Kari Byron is choosy about her gunpowders. The ex-MythBuster has spent more than a decade professionally exploding everything from pants to coffee creamer on television. So it probably shouldn’t come as a surprise that Byron, who trained as an artist, has started creating art with explosives, too.
Byron’s new show, a 10-episode Netflix original series called White Rabbit Project, launched on December 9th. It harnesses Byron’s particular set of skills, and brings three of the original MythBusters crew back together to explore questions about science, engineering, and history. “MythBusters brought me up on rockets and explosions, and now I get to apply it to White Rabbit Project,” Byron says. “It's a natural evolution.”
Byron recently spent a couple of hours talking to me about her trajectory from artist to MythBuster to fixture of unscripted science television. She also lit some things on fire. That’s what we’re doing in a front yard in California on a cold December morning, with Byron’s least-favorite gunpowder. “I like a big grain, and this is a little finer,” she explains. The fine grains don’t make enough of a mess. But the good stuff, she says, is tough to find in California. Either way, it still blows up.
Kneeling on the driveway in a leather jacket and jeans tucked into motorcycle boots, Byron looks every inch the badass. But she’s a sensible badass. She didn’t roar up on a motorcycle — she drove over in an SUV / minivan crossover with plenty of trunk space. Her art supplies were stored in a vintage ammo canister. But they also were tucked away in a paint bucket, a laundry hamper, and some tupperware. And when she lights the gunpowder to create her explosive paintings, she doesn’t drop a lit match on it and duck; she uses an electrical match with long wire leads that let her stand back from the blast.
She clicks a remote lighter, and the powder bursts into a plume of white smoke that stinks like rotten eggs. (“It smells like a fart, really,” Byron says.)
As she scrapes the burnt clay off the page, the singed outline of a face screaming into the void emerges. It’s a dark, furious image with a lingering odor of brimstone. There’s an edge to Byron underneath her enthusiasm that’s easy to miss when she’s on camera. “What I like about this is that it’s chaos — but it’s controlled chaos,” she says. “It’s a little bit of controlling the wildness of the explosion. And I’ve grown to like explosions over the years.”
This is exactly how I imagined hanging out with Kari Byron would go, back when I was a teenager. Byron’s television career started with MythBusters, a science series on the Discovery Channel. She and two other hosts — Tory Belleci and Grant Imahara — made up the trio called the Build Team. They, along with co-hosts Adam Savage and Jamie Hyneman, used science and engineering to test farfetched myths and urban legends — and sometimes bust them.
Byron started appearing in MythBusters right around when I started high school, when I was casting around for a role model. But I couldn’t find anybody even remotely like me, especially on TV. I hated school, but loved learning. I’d seen every episode of Star Trek’s original series and most of Star Trek: The Next Generation. And I lived in my cargo pants. But then MythBusters started, and Byron joined the crew. Here was this dorky, enthusiastic woman, happily making things — sometimes so she could blow them up. People respected her. She even wore cargo pants. And she was so cool. She was who I wanted to be when I grew up.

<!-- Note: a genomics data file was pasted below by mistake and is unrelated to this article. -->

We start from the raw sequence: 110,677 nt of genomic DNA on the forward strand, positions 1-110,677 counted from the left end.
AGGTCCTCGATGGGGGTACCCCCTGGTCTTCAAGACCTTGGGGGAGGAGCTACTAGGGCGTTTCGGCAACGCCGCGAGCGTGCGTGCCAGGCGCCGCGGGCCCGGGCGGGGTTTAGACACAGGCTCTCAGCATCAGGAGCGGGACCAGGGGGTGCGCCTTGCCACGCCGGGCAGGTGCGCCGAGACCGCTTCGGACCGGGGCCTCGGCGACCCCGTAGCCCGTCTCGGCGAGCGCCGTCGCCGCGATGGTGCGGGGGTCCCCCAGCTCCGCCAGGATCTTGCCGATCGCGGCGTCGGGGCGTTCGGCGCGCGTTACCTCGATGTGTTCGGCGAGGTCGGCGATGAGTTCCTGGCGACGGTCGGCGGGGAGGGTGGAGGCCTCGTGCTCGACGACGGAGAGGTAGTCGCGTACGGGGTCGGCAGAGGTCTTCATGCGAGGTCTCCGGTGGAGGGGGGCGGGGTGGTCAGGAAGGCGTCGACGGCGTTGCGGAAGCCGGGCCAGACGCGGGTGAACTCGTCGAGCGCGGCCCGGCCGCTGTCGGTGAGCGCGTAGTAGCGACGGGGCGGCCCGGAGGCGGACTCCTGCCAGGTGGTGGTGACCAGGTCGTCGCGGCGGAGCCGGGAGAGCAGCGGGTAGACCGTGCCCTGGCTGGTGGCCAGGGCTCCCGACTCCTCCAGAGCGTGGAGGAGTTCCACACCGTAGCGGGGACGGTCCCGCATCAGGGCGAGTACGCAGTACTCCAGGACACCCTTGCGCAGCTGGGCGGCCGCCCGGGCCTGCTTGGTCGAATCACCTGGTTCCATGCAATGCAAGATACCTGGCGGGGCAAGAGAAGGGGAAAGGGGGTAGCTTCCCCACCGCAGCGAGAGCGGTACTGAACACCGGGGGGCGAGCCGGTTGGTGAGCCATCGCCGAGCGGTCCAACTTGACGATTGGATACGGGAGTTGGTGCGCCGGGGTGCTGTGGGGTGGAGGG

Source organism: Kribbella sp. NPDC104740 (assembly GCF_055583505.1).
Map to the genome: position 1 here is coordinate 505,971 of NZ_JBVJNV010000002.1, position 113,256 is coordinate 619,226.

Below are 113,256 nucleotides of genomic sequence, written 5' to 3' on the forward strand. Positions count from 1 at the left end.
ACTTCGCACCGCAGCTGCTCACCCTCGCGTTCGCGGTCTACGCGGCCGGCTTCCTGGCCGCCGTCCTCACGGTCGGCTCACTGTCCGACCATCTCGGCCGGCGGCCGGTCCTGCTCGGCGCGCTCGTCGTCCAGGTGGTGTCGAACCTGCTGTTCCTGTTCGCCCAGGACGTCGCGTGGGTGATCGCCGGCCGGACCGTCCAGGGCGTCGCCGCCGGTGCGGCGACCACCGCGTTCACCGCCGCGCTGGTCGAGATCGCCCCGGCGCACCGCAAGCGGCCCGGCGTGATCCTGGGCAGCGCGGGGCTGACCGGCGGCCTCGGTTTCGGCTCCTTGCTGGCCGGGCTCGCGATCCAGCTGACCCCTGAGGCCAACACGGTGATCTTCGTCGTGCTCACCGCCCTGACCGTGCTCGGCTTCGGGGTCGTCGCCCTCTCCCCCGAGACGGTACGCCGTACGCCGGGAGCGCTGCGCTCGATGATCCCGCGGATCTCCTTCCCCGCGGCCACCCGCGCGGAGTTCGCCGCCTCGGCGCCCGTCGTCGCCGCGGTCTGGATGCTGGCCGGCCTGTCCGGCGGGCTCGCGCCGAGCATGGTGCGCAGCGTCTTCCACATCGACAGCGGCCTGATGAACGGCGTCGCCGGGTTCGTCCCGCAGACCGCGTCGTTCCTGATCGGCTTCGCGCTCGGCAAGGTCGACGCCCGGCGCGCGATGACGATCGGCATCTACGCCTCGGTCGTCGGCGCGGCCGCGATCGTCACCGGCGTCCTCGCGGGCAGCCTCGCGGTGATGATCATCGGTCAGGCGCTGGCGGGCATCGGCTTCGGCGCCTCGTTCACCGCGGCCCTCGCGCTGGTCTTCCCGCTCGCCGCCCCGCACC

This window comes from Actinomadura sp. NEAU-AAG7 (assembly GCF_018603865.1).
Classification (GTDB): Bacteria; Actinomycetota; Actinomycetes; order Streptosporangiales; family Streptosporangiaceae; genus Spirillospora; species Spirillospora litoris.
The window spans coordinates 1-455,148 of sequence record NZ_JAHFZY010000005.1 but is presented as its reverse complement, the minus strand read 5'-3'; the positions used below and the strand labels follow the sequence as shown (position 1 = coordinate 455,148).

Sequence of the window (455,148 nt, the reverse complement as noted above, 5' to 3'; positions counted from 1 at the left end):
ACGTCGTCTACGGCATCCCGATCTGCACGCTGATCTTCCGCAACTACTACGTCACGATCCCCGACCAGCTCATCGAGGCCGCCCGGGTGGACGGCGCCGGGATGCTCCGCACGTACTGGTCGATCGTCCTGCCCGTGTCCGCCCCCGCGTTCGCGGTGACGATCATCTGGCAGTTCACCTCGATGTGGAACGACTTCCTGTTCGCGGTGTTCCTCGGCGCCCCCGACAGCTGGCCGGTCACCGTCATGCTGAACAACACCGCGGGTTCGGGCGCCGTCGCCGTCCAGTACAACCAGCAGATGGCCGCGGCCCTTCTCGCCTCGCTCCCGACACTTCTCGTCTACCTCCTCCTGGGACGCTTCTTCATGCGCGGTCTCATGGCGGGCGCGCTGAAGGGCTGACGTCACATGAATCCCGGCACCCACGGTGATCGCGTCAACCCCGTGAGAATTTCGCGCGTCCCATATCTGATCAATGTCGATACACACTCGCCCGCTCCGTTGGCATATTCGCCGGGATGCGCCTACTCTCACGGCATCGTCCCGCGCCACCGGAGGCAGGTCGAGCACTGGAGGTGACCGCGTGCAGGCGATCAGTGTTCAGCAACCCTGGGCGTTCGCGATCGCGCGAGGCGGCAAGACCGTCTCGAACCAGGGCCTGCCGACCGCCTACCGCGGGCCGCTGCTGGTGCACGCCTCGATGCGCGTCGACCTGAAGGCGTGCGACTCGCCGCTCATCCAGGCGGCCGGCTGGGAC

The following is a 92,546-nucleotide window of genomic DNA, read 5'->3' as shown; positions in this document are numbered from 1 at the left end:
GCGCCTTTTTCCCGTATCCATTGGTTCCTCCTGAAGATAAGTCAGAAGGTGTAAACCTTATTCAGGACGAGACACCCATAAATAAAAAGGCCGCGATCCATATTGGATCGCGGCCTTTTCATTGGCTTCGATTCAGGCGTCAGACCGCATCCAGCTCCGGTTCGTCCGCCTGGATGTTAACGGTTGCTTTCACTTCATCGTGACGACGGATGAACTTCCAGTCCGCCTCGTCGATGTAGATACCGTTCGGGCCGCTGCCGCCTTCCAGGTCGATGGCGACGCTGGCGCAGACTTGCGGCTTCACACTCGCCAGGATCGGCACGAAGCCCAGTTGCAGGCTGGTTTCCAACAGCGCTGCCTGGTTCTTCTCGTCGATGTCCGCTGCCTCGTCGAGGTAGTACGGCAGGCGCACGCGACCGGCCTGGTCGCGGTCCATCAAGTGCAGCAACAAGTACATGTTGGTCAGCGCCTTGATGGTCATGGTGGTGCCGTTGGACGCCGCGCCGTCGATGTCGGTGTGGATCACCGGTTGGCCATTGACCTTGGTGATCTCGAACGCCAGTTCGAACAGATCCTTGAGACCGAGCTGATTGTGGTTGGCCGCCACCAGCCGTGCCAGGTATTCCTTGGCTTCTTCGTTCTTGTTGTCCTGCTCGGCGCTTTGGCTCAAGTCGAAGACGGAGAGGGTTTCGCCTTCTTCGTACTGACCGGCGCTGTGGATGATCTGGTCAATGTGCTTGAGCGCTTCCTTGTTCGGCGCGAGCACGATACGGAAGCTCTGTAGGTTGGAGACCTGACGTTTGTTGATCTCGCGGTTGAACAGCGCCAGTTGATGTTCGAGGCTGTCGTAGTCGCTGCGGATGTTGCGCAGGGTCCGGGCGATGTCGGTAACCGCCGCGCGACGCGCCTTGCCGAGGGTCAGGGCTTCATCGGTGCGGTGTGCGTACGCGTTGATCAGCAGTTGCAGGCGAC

Byron and I are both a little older now, but I kind of still want to be her when I grow up. For instance: she told me that to teach her young daughter to stop picking her nose, she made little sculptures she called “booger monsters,” and claimed that boogers are their food: “If you steal their food, they're going to crawl out your nose and look for the next most likely place to go, which is going to be your ear,” she says. “And then they're going to crawl in your brain, and you're never going to learn to read.”
What I hadn’t fully realized until I met her, though, was that Byron never set out to be in front of the camera. She grew up in the California Bay Area, and studied film and sculpture at San Francisco State University. When she graduated, she looked for a local job in the special effects industry, without success. "I have this image just that all of my resumes fell into some bin that said ‘Reject,’” she says.
At a friend’s recommendation, she visited Jamie Hyneman’s special effects workshop in San Francisco with her portfolio. “Which he promptly looked through, very unimpressed,” she says. But there was one photo of a sculpture of an old man — “He was like, ‘Okay, yeah, that’s something I can work with,’” Byron says.
So Hyneman took her on as an unpaid intern, and she paid the bills with a night job. “I just kept showing up until one day, they asked if I wanted to help out with MythBusters,” she says.
She joined Belleci behind the scenes. Belleci had already been in the special effects industry for nearly a decade, working at Industrial Light and Magic. Neither of them had a background in science, but it wasn’t a handicap on MythBusters. “I just found that science and art are very similar,” she says. “It's all curiosity, it's all experimentation, it's all trying to answer questions.”
A few weeks after Byron was officially hired, she, Belleci, and former cast member Scottie Chapman were all thrust in front of the camera. Byron says the producers realized they weren't turning out episodes as quickly as they wanted to. “And they’re like, ‘Okay, you're hosts now! Go!’” Grant Imahara, an engineer turned model-maker who had worked for many years alongside Belleci at Industrial Light and Magic, replaced Chapman during the show’s third season, rounding out the Build Team trio.
The personalities and interests of the three hosts turned out to complement each other, something they couldn’t have predicted that first day together: “Grant [gravitates] towards electronics,” Byron says. “Me, being from the Silicon Valley, I love weird tech. And Tory is always about the big bang, or the special effect of it.”